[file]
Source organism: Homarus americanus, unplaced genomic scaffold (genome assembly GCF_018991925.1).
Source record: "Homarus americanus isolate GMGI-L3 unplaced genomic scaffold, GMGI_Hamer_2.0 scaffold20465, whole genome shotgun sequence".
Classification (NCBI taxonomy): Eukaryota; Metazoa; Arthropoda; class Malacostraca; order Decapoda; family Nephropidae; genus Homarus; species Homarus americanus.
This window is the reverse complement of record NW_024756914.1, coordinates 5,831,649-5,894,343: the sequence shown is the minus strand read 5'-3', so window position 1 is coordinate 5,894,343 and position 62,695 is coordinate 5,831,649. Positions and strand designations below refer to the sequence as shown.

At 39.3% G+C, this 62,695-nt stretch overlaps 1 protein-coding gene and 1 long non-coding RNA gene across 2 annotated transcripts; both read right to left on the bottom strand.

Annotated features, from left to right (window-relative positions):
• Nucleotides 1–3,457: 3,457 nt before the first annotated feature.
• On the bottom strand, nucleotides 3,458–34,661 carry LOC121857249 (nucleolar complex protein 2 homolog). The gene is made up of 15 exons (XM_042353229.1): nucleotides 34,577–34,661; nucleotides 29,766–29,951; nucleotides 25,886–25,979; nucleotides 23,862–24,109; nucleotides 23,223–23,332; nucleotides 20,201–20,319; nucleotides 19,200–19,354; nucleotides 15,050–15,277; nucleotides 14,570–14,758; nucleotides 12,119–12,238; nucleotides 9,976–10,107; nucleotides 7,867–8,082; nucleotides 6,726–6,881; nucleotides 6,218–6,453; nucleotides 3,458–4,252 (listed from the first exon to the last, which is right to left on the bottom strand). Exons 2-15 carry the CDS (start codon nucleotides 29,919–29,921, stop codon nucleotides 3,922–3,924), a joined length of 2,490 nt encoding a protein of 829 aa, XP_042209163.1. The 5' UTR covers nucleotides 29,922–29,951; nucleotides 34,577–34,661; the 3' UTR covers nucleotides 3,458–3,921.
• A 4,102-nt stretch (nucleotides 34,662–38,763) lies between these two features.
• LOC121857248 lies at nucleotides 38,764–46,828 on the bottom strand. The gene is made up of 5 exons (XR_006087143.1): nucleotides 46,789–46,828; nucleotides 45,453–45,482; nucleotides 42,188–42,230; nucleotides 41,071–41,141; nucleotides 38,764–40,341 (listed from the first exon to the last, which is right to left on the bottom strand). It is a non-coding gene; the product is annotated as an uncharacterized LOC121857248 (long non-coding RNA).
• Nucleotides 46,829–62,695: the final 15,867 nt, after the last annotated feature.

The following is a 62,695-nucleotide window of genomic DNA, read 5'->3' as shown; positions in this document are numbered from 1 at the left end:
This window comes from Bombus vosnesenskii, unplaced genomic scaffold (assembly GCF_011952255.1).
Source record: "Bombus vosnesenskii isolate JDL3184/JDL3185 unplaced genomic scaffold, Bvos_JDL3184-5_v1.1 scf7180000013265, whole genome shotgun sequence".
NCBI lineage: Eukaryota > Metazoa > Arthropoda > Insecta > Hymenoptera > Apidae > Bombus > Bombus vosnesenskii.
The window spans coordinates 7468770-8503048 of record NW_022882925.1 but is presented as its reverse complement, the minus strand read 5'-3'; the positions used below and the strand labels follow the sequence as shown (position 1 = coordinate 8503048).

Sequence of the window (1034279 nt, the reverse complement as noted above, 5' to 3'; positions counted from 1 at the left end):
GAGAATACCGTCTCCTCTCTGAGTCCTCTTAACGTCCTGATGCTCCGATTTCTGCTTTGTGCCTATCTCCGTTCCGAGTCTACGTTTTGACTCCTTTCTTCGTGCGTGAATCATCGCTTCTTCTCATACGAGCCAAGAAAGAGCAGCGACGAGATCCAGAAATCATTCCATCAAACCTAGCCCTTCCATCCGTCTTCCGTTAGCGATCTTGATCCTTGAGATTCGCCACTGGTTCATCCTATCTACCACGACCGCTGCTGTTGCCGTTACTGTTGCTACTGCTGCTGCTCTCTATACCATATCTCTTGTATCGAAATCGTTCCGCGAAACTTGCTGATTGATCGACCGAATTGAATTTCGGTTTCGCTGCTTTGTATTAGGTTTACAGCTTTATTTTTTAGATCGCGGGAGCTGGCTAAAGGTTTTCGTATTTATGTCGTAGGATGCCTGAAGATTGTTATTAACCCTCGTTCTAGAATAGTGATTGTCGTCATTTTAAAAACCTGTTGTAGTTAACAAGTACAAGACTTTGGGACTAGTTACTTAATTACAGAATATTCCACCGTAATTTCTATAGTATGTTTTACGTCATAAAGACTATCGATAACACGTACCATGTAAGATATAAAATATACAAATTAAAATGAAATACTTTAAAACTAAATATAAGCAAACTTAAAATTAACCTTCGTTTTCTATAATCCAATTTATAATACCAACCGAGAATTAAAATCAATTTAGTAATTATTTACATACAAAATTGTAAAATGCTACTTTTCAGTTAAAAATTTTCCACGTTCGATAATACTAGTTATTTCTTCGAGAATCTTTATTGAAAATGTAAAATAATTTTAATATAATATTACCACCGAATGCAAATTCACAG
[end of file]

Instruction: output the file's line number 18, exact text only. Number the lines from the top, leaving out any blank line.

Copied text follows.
GAGAATACCGTCTCCTCTCTGAGTCCTCTTAACGTCCTGATGCTCCGATTTCTGCTTTGTGCCTATCTCCGTTCCGAGTCTACGTTTTGACTCCTTTCTTCGTGCGTGAATCATCGCTTCTTCTCATACGAGCCAAGAAAGAGCAGCGACGAGATCCAGAAATCATTCCATCAAACCTAGCCCTTCCATCCGTCTTCCGTTAGCGATCTTGATCCTTGAGATTCGCCACTGGTTCATCCTATCTACCACGACCGCTGCTGTTGCCGTTACTGTTGCTACTGCTGCTGCTCTCTATACCATATCTCTTGTATCGAAATCGTTCCGCGAAACTTGCTGATTGATCGACCGAATTGAATTTCGGTTTCGCTGCTTTGTATTAGGTTTACAGCTTTATTTTTTAGATCGCGGGAGCTGGCTAAAGGTTTTCGTATTTATGTCGTAGGATGCCTGAAGATTGTTATTAACCCTCGTTCTAGAATAGTGATTGTCGTCATTTTAAAAACCTGTTGTAGTTAACAAGTACAAGACTTTGGGACTAGTTACTTAATTACAGAATATTCCACCGTAATTTCTATAGTATGTTTTACGTCATAAAGACTATCGATAACACGTACCATGTAAGATATAAAATATACAAATTAAAATGAAATACTTTAAAACTAAATATAAGCAAACTTAAAATTAACCTTCGTTTTCTATAATCCAATTTATAATACCAACCGAGAATTAAAATCAATTTAGTAATTATTTACATACAAAATTGTAAAATGCTACTTTTCAGTTAAAAATTTTCCACGTTCGATAATACTAGTTATTTCTTCGAGAATCTTTATTGAAAATGTAAAATAATTTTAATATAATATTACCACCGAATGCAAATTCACAG